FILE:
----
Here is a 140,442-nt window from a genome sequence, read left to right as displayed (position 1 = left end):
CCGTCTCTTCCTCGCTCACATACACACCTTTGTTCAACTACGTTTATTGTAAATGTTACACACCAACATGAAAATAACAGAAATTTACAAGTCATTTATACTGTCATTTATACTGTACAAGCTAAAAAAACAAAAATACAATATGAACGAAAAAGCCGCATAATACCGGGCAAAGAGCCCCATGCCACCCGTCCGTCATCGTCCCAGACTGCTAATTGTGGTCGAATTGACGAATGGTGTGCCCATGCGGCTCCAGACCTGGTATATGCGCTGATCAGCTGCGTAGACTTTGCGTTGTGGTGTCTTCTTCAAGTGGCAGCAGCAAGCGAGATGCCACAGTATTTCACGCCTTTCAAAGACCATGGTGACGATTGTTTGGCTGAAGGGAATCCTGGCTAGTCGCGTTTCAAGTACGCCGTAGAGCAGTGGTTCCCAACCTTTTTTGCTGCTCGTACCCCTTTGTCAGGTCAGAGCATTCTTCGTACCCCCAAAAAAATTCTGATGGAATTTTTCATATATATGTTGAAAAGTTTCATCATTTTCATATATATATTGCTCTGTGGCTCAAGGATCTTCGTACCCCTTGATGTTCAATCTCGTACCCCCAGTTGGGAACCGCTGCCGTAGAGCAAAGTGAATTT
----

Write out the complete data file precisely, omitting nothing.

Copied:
Here is a 140,442-nt window from a genome sequence, read left to right as displayed (position 1 = left end):
CCGTCTCTTCCTCGCTCACATACACACCTTTGTTCAACTACGTTTATTGTAAATGTTACACACCAACATGAAAATAACAGAAATTTACAAGTCATTTATACTGTCATTTATACTGTACAAGCTAAAAAAACAAAAATACAATATGAACGAAAAAGCCGCATAATACCGGGCAAAGAGCCCCATGCCACCCGTCCGTCATCGTCCCAGACTGCTAATTGTGGTCGAATTGACGAATGGTGTGCCCATGCGGCTCCAGACCTGGTATATGCGCTGATCAGCTGCGTAGACTTTGCGTTGTGGTGTCTTCTTCAAGTGGCAGCAGCAAGCGAGATGCCACAGTATTTCACGCCTTTCAAAGACCATGGTGACGATTGTTTGGCTGAAGGGAATCCTGGCTAGTCGCGTTTCAAGTACGCCGTAGAGCAGTGGTTCCCAACCTTTTTTGCTGCTCGTACCCCTTTGTCAGGTCAGAGCATTCTTCGTACCCCCAAAAAAATTCTGATGGAATTTTTCATATATATGTTGAAAAGTTTCATCATTTTCATATATATATTGCTCTGTGGCTCAAGGATCTTCGTACCCCTTGATGTTCAATCTCGTACCCCCAGTTGGGAACCGCTGCCGTAGAGCAAAGTGAATTT